The Integrated Accessibility Standards came into force on July 1, 2011.  These Integrated Accessibility Standards impose additional requirements on hospitals and other organizations pertaining to accessibility in the areas of information and communication, employment, public transportation, and the design of public spaces.

The Integrated Accessibility Standards require hospitals to establish, implement, maintain and document a multi-year accessibility plan by January 1, 2013, which outlines the hospital’s strategy to prevent and remove barriers to accessibility.  The plan must be available to the public and must be updated every five years.  The Integrated Accessibility Standards also require hospitals to develop, implement and maintain accessibility policies governing how the organization achieves or will achieve compliance with the Integrated Accessibility Standards, by January 1, 2013.

Furthermore, the Integrated Accessibility Standards require hospitals to train their employees and volunteers on the requirements of the Integrated Accessibility Standards and on the Human Rights Code as it pertains to persons with disabilities.  Training must take place as soon as practicable but no later than January 1, 2014 for hospitals.

The employment-related requirements in the Integrated Accessibility Standards require hospitals to do the following, by January 1, 2014:   • notify employees, all job applicants and the public about the availability of accommodation for applicants with disabilities in the recruitment process;

• provide for suitable accommodation at the request of a job applicant;

• notify successful applicants of the hospital’s policies for accommodating employees with disabilities;

•  inform employees of hospital policies to support employees with disabilities;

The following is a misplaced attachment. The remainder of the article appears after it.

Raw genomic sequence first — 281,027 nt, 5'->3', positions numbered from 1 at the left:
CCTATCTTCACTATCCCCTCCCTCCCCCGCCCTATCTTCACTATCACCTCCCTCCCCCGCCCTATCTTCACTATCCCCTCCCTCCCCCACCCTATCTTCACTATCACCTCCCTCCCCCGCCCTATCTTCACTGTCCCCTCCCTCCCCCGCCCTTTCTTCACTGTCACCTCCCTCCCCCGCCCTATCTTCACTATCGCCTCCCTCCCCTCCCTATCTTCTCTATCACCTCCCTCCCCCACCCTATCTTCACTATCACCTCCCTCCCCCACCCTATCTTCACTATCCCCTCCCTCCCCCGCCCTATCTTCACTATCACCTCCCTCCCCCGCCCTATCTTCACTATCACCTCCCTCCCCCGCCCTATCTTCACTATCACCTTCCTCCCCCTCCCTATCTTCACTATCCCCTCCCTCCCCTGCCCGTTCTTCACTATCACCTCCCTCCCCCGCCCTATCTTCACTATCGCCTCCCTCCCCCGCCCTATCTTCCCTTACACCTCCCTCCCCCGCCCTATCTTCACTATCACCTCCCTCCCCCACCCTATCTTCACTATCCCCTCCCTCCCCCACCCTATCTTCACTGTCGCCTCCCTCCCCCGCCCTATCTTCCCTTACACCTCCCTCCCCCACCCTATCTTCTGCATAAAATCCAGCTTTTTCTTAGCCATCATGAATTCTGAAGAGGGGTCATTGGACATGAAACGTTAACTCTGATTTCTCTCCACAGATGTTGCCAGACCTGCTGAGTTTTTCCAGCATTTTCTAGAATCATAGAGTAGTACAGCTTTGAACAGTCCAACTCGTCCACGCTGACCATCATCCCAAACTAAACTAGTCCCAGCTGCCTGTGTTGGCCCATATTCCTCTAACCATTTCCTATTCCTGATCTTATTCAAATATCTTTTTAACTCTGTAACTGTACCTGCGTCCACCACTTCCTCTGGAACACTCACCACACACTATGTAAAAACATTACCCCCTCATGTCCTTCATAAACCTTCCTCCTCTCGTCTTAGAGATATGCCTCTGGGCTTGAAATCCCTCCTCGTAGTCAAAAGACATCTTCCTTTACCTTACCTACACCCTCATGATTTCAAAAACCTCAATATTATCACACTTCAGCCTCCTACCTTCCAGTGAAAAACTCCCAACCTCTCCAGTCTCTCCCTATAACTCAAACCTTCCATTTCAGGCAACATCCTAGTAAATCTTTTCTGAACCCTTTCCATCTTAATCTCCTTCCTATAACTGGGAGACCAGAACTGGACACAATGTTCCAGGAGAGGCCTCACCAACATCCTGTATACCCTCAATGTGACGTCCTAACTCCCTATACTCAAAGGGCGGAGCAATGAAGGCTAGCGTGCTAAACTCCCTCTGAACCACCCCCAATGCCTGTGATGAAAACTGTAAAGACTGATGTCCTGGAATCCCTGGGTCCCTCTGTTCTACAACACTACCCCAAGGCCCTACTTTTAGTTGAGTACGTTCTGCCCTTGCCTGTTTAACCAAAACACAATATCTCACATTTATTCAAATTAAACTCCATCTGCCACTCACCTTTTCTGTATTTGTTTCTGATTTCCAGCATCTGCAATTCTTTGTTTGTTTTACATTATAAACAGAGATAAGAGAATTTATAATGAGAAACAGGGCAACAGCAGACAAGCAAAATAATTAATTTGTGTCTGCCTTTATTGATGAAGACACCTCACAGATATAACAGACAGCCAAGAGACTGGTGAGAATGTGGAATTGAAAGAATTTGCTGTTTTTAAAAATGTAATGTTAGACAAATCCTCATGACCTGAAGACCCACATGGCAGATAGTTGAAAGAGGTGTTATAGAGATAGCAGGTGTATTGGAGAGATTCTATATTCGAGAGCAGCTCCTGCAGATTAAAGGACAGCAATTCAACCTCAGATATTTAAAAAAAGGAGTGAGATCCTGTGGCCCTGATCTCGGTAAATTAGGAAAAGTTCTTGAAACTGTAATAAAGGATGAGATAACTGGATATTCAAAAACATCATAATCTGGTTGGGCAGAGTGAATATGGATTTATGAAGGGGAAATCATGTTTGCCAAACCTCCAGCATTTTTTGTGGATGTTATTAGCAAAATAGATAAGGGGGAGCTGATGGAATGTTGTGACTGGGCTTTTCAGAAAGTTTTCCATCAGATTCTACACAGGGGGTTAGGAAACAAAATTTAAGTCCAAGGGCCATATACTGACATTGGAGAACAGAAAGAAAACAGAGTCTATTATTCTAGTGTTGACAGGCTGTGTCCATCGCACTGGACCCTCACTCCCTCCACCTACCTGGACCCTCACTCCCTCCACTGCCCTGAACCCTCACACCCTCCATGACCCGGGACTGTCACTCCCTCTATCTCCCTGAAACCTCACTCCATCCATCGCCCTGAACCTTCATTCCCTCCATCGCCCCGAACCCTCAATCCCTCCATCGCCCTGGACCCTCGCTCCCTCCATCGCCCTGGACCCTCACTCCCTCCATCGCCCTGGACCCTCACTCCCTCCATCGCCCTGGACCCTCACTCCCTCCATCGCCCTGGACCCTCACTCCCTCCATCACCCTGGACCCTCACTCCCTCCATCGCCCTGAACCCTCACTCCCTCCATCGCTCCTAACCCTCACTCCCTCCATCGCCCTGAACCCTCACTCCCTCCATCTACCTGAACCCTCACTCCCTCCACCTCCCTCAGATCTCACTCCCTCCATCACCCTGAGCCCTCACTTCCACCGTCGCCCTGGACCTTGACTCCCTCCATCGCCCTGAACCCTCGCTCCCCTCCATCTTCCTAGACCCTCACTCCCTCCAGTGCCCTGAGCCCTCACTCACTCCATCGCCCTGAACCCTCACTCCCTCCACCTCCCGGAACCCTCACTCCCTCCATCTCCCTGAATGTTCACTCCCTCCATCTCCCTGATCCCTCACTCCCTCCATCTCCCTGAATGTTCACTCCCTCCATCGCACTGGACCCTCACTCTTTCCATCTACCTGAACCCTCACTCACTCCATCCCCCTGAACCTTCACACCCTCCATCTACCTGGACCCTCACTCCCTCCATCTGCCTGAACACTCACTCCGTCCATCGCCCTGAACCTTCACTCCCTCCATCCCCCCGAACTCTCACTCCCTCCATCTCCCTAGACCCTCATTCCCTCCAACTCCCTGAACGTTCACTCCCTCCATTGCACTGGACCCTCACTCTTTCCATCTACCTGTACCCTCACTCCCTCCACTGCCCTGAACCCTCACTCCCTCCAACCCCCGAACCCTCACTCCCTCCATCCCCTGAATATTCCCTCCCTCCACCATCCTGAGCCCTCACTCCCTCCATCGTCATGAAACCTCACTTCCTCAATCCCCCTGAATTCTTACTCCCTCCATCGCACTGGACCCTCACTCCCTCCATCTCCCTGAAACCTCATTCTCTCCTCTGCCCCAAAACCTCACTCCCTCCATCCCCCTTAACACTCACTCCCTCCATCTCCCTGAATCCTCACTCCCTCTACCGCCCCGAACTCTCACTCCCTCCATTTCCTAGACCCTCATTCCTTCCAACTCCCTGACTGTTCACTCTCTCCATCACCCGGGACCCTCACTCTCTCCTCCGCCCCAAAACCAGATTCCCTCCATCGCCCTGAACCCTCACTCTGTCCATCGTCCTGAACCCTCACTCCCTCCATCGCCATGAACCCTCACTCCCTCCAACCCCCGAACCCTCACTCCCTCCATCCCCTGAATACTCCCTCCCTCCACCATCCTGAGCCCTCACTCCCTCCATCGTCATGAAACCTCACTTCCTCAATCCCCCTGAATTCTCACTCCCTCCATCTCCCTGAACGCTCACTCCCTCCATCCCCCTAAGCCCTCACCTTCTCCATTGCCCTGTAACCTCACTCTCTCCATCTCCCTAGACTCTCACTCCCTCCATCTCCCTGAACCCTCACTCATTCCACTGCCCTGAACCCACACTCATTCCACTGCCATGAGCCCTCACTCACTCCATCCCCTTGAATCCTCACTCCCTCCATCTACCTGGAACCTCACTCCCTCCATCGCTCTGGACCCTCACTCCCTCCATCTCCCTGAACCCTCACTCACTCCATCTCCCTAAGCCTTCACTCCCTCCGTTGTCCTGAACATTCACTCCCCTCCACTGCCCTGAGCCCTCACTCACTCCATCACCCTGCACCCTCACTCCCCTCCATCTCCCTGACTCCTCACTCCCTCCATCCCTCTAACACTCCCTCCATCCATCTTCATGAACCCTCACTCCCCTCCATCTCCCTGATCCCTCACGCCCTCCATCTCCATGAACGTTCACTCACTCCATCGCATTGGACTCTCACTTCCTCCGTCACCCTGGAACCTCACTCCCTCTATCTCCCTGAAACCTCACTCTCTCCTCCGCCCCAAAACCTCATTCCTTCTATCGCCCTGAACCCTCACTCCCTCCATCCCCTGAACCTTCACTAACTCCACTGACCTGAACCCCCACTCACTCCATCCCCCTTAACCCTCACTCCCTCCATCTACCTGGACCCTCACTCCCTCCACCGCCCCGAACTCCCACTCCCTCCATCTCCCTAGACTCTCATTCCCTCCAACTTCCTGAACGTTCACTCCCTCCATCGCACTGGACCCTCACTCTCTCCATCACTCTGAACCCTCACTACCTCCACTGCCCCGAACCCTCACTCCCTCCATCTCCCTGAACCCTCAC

• where an employee with a disability requests it, consult with the employee to provide accessible formats and communication supports for information that is needed to perform the employee’s job and information that is generally available to employees in the workplace;

• provide individualized workplace emergency response information to employees with a disability;

• develop and have in place a written process for the development of documented individual accommodation plans, which plans shall include detailed information respecting the development and review of the accommodation plan; and

• develop and have in place a return to work process for employees who have been absent from work due to a disability and require disability-related accommodation in order to return to work.

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Hospitals must also take into account the accessibility needs of employees with disabilities in any performance management, career development and advancement or re-deployment process in their workplaces.

Hospitals need to think about developing policies and implementing the above-noted accessibility requirements now, as deadlines for compliance have either passed, or are fast approaching.  In many cases, compliance will simply be a matter of reviewing and modifying existing policies and practices.  In others, compliance will require the completion of new policies and training.